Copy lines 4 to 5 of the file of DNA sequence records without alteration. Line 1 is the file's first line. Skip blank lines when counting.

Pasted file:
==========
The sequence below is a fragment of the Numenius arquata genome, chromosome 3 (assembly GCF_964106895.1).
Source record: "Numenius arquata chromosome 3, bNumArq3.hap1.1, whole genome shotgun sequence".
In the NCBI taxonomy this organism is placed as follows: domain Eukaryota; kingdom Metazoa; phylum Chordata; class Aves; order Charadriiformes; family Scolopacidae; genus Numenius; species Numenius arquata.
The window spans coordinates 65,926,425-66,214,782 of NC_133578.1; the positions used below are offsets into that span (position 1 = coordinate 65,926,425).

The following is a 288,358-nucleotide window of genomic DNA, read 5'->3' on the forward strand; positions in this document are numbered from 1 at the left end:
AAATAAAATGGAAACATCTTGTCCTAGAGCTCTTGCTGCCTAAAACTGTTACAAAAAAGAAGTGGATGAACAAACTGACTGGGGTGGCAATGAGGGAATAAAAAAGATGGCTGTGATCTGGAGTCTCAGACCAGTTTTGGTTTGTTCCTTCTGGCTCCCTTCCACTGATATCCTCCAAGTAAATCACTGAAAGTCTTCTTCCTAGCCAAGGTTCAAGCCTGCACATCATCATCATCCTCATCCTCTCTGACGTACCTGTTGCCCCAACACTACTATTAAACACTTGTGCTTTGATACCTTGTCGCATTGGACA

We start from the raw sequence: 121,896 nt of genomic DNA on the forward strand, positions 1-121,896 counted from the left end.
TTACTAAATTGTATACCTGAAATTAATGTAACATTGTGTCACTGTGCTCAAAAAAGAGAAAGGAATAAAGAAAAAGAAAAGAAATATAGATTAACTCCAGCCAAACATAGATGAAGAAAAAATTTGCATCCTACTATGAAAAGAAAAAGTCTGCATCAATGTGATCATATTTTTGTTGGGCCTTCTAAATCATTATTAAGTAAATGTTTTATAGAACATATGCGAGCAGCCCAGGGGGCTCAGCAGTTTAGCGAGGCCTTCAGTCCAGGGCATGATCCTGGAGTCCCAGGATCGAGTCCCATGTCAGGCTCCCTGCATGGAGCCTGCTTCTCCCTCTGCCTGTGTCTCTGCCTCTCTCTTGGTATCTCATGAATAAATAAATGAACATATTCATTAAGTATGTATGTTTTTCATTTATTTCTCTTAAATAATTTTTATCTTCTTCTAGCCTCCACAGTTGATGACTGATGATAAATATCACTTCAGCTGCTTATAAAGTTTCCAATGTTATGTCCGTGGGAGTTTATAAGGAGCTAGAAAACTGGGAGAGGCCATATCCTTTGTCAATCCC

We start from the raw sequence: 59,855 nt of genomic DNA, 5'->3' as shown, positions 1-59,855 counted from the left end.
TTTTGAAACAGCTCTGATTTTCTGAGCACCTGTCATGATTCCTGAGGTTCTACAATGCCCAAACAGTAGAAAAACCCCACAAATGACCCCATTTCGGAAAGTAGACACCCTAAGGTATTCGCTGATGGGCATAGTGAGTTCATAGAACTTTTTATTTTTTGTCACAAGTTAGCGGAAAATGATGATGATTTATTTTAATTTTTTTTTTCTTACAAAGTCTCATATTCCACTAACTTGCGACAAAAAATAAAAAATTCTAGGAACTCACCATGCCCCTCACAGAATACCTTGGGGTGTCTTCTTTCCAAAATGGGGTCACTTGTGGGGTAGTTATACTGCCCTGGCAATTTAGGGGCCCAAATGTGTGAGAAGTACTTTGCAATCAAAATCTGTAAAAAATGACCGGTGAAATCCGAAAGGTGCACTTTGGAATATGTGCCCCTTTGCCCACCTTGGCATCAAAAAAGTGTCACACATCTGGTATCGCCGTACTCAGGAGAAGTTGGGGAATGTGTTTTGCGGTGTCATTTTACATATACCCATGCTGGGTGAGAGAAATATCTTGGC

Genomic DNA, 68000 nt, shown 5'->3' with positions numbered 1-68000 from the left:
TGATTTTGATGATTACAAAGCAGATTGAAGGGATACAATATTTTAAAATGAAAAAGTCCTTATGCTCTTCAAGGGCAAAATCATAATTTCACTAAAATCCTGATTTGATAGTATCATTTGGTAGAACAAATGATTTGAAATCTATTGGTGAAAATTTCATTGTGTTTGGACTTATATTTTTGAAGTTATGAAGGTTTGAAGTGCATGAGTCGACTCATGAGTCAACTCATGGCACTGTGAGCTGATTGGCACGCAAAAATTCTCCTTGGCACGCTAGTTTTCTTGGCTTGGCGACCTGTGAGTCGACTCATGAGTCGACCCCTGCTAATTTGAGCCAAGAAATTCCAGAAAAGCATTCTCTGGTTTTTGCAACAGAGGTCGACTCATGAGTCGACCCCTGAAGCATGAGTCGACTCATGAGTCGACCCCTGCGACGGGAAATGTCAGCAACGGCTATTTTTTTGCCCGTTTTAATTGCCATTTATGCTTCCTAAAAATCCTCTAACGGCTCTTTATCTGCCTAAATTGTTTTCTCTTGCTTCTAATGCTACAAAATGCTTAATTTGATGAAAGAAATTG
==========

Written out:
The window spans coordinates 65,926,425-66,214,782 of NC_133578.1; the positions used below are offsets into that span (position 1 = coordinate 65,926,425).

The following is a 288,358-nucleotide window of genomic DNA, read 5'->3' on the forward strand; positions in this document are numbered from 1 at the left end: